I love it when I find an author I really love because it makes picking out new books that much easier, I know if I pick up a book by a certain author I will probably very much enjoy it. One of those authors is Gail Carson Levine. Her retelling of Cinderella in Ella Enchanted is still one of my favorite books ever, and the Princess Tales are a book I get for every child I know and I have enjoyed her other books. So you will understand a couple of years ago when she came out with a new book called Ever, I tried to wait until it came out in paperback, but was too impatient and happily brought my new book home.
The basic premise is pretty intresting. A girl Kezi who loves to dance and is a weaver in the city of Hyte (which seems to be a Mediterranean type of place) catches the eye of Olus the god of wind. Olus is part of a pantheon of Akkan gods and comes to know and love Kezi. This troubles Kezi for many reasons, one of which she was raised to only believe in the god Admat as the only one god. The other part of this story is how Kezi's father in a desperate attempt to save his wife makes a bargain with Admat that he will make a sacrifice of the first person to offer well wishes after his wife is well again. Kezi's mother recovers and the first person to walk in the door is Kezi's aunt who had helped save her life as a young child. To prevent her aunt from becoming the sacrifice Kezi speaks the words that will make her the sacrifice in place of her aunt. After all this goes down the family gets 30 days with Kezi until they have to take her to the temple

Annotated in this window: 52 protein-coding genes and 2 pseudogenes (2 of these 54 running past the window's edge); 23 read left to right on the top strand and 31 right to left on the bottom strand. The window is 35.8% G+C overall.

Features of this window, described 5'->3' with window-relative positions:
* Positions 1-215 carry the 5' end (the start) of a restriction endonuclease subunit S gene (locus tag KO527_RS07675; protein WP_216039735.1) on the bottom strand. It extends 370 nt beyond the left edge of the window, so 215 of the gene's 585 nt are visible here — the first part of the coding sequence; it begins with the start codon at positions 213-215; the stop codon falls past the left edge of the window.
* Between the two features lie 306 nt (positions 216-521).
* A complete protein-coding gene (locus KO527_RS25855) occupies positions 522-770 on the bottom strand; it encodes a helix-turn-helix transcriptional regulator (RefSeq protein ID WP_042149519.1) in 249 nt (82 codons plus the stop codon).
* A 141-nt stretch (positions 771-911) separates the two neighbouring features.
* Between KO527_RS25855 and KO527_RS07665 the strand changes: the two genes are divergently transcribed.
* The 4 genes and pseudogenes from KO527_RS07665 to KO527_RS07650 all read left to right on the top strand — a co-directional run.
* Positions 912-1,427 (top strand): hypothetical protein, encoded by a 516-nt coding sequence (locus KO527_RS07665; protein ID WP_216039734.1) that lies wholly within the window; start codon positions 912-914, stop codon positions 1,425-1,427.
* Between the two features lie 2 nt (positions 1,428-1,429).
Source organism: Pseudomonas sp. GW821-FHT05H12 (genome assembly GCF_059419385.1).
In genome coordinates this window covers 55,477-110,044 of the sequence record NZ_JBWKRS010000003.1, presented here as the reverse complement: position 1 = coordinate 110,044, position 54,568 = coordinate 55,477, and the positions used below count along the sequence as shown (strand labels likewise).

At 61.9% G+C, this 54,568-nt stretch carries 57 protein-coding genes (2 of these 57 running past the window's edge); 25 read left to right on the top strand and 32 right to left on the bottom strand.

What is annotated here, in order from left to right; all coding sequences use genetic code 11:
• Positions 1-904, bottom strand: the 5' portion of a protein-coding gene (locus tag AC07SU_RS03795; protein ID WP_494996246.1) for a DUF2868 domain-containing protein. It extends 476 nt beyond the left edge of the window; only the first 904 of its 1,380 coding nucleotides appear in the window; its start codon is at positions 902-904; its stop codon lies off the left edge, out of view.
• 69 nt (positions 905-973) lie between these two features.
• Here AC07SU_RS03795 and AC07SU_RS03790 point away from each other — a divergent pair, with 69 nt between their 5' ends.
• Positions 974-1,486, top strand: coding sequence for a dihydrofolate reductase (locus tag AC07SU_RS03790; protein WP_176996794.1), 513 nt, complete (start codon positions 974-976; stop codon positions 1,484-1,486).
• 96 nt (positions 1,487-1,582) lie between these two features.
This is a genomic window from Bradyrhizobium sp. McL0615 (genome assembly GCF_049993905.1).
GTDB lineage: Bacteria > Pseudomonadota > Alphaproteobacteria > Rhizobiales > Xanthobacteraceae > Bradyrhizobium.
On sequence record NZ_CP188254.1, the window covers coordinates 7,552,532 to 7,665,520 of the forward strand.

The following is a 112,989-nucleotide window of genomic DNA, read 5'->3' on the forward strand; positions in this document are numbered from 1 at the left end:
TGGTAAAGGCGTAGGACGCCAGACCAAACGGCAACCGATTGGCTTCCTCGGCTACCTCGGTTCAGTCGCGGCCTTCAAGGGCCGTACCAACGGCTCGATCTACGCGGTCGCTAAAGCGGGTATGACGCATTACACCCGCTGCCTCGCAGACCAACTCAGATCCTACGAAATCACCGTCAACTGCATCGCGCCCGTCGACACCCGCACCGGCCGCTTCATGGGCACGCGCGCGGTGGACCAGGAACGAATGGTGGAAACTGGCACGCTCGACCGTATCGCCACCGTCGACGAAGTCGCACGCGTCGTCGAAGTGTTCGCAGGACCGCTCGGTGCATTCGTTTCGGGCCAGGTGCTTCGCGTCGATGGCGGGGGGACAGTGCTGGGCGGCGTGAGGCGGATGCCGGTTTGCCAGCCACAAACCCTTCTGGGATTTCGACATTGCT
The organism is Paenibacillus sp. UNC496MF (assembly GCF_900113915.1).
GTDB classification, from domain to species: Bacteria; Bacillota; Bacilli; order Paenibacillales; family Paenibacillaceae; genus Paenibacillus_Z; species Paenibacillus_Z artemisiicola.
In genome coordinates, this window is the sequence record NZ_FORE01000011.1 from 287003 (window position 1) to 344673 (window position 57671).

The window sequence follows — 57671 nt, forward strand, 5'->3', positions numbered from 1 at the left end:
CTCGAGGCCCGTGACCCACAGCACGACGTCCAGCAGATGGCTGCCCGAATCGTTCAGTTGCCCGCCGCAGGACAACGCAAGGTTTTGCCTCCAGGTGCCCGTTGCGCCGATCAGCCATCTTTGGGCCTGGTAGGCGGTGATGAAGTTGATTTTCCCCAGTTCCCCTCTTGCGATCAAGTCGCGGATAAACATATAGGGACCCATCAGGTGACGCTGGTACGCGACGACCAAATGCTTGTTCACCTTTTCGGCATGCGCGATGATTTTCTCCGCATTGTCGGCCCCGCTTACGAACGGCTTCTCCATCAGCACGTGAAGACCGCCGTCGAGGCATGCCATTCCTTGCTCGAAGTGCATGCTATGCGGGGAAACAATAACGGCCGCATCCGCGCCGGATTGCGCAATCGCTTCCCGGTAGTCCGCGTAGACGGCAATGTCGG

and...well...kill her. At first I thought it was a metaphorical sacrifice, like give her up to the temple to work or become a priestess or something, but nope they mean a literal sacrifice of her life. Olus tries to find a way to save her and decides that the best way will be to make her immortal so that not only will she not be killed, but she can stay with him forever. Kezi then goes on a strange quest/journey/test to become worthy of immortality. Eventually she seems to gain it, but the final test is when she is sacrificed by her father and has to pretend to be dead to fulfill the oath. After all of this she and Olus live happily ever after, never able to speak to her family or loved ones again.
I know this synopsis seems a little simplistic, but I felt that the book was a little simple and slow. The story is told in alternating first-person switching between Kezi and Olus. Sometimes the text gets a little confusing, seeming to skip parts, or double back to the same place. I felt the characters were pretty flat with no real development (although Olus did have a few good lines) and I really wanted to know much more about the culture, religions and people in this book. It was a very straight forward insta-love story with no real basis for eternal love other than it was convenient for the author. I also found it disturbing how easily Kezi's father was willing to
A Tale of Two Castles was actually quite entertaining and much more in the vein of writing I am used to seeing from her. Overall the simple writing, the insta-love, the weird twisty journey that did not seem to fit the rest of the book made me not so huge a fan of this book. I would give it 2 out of 5 beaded scarves.
What did you think of this book? Did you love it or hate it? Have you ever been disappointed by a favorite author before? What do you think of human sacrifice in young adult novels?